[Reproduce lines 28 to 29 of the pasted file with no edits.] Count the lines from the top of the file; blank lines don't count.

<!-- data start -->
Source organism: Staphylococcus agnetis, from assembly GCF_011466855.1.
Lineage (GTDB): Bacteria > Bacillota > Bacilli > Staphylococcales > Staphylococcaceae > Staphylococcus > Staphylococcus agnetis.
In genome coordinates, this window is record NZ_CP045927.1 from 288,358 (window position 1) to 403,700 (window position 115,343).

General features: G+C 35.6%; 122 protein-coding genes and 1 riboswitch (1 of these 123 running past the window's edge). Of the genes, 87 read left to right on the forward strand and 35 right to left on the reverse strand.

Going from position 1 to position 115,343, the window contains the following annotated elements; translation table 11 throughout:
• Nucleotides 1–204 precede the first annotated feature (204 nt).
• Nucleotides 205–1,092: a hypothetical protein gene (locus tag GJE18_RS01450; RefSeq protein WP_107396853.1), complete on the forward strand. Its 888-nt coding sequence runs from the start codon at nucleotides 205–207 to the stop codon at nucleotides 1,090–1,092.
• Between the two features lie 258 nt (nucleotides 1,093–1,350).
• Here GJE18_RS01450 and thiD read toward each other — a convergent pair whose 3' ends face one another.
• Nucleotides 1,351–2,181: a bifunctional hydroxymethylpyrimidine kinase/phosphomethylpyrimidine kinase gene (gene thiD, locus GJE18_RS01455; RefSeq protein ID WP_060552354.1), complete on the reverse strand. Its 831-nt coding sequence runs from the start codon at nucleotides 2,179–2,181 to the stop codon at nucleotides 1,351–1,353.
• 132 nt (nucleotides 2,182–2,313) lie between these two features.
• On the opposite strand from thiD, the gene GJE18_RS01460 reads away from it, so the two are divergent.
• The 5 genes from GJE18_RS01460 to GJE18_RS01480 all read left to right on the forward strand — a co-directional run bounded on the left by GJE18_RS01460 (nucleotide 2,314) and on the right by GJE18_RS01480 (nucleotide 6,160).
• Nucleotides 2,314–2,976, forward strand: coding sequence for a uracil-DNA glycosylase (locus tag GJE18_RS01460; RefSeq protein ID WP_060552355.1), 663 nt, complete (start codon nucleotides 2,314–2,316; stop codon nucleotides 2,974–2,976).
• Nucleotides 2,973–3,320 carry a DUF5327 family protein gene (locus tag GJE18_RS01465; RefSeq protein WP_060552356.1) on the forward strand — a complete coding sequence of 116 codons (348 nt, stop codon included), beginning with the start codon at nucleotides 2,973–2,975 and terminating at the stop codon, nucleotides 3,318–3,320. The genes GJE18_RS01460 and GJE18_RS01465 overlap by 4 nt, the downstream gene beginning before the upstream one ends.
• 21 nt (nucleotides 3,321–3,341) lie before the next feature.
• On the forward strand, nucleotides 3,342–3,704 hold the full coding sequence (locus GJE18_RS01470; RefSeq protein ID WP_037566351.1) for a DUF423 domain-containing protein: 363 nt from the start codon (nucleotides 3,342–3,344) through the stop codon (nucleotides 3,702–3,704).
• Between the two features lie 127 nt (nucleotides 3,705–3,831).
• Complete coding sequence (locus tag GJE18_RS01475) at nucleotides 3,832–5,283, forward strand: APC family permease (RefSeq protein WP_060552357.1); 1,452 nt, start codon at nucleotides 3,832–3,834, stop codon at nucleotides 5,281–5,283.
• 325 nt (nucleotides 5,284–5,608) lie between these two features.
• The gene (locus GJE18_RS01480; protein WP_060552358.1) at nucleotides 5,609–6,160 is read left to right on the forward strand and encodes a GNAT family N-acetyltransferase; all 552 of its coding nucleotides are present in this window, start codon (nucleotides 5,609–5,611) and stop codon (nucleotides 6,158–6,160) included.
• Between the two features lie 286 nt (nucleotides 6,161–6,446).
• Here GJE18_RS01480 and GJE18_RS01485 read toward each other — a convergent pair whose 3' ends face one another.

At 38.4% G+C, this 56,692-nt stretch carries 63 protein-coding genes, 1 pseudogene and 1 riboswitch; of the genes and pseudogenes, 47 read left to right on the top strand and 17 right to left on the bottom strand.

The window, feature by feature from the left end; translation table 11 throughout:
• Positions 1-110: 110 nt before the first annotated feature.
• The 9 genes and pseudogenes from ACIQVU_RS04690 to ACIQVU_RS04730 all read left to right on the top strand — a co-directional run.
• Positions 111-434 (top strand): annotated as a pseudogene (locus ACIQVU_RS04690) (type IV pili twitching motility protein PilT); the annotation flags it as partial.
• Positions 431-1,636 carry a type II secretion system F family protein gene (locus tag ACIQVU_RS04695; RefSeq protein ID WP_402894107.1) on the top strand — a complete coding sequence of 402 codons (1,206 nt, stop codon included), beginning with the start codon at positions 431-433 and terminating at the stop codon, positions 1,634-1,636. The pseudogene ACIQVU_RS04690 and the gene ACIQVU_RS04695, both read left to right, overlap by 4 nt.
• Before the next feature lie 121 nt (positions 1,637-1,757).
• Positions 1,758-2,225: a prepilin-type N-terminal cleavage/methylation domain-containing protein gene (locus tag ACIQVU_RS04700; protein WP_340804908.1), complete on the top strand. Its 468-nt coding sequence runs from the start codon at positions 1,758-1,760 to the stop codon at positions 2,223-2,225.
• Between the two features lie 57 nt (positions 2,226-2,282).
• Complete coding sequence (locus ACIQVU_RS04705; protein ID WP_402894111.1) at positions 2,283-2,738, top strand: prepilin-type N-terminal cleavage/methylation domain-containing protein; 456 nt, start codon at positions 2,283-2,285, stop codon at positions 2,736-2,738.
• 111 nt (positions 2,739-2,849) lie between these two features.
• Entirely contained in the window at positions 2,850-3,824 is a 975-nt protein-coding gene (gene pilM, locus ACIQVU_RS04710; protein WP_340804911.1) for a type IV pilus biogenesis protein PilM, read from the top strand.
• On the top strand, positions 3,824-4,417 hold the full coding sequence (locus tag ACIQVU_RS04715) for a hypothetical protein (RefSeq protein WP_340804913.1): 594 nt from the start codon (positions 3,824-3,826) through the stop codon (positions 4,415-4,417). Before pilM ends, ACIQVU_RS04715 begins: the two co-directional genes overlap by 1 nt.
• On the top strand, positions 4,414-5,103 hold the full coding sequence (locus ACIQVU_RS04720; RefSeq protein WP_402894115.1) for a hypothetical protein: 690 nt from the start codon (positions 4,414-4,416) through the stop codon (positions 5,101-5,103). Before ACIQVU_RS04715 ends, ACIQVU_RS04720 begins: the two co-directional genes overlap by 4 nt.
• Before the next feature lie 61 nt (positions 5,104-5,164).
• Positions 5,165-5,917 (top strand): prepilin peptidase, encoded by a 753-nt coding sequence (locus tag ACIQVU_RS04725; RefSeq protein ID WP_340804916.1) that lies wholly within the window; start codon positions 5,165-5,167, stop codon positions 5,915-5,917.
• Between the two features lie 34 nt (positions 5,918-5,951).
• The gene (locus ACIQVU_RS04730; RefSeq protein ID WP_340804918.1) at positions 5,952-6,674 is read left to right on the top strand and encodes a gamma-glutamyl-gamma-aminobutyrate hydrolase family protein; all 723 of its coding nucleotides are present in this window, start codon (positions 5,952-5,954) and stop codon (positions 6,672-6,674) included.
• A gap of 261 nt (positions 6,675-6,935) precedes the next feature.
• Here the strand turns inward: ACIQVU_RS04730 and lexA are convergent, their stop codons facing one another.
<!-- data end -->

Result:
• Positions 111-434 (top strand): annotated as a pseudogene (locus ACIQVU_RS04690) (type IV pili twitching motility protein PilT); the annotation flags it as partial.
• Positions 431-1,636 carry a type II secretion system F family protein gene (locus tag ACIQVU_RS04695; RefSeq protein ID WP_402894107.1) on the top strand — a complete coding sequence of 402 codons (1,206 nt, stop codon included), beginning with the start codon at positions 431-433 and terminating at the stop codon, positions 1,634-1,636. The pseudogene ACIQVU_RS04690 and the gene ACIQVU_RS04695, both read left to right, overlap by 4 nt.